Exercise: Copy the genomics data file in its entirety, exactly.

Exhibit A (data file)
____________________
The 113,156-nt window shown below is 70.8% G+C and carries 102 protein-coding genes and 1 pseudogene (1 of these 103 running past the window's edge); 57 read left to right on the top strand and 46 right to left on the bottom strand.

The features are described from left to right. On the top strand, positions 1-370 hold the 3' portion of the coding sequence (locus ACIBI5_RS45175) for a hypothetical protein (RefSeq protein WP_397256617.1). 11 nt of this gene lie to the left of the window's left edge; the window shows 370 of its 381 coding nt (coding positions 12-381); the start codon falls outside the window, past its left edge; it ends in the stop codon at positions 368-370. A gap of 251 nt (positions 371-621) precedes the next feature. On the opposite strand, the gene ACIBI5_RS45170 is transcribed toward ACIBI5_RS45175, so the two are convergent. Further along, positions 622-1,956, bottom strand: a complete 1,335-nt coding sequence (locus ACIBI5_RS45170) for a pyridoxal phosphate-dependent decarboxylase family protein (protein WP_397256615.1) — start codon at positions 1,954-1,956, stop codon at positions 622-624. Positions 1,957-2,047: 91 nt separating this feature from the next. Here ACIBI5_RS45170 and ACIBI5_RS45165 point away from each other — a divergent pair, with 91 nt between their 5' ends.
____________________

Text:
The 113,156-nt window shown below is 70.8% G+C and carries 102 protein-coding genes and 1 pseudogene (1 of these 103 running past the window's edge); 57 read left to right on the top strand and 46 right to left on the bottom strand.

The features are described from left to right. On the top strand, positions 1-370 hold the 3' portion of the coding sequence (locus ACIBI5_RS45175) for a hypothetical protein (RefSeq protein WP_397256617.1). 11 nt of this gene lie to the left of the window's left edge; the window shows 370 of its 381 coding nt (coding positions 12-381); the start codon falls outside the window, past its left edge; it ends in the stop codon at positions 368-370. A gap of 251 nt (positions 371-621) precedes the next feature. On the opposite strand, the gene ACIBI5_RS45170 is transcribed toward ACIBI5_RS45175, so the two are convergent. Further along, positions 622-1,956, bottom strand: a complete 1,335-nt coding sequence (locus ACIBI5_RS45170) for a pyridoxal phosphate-dependent decarboxylase family protein (protein WP_397256615.1) — start codon at positions 1,954-1,956, stop codon at positions 622-624. Positions 1,957-2,047: 91 nt separating this feature from the next. Here ACIBI5_RS45170 and ACIBI5_RS45165 point away from each other — a divergent pair, with 91 nt between their 5' ends.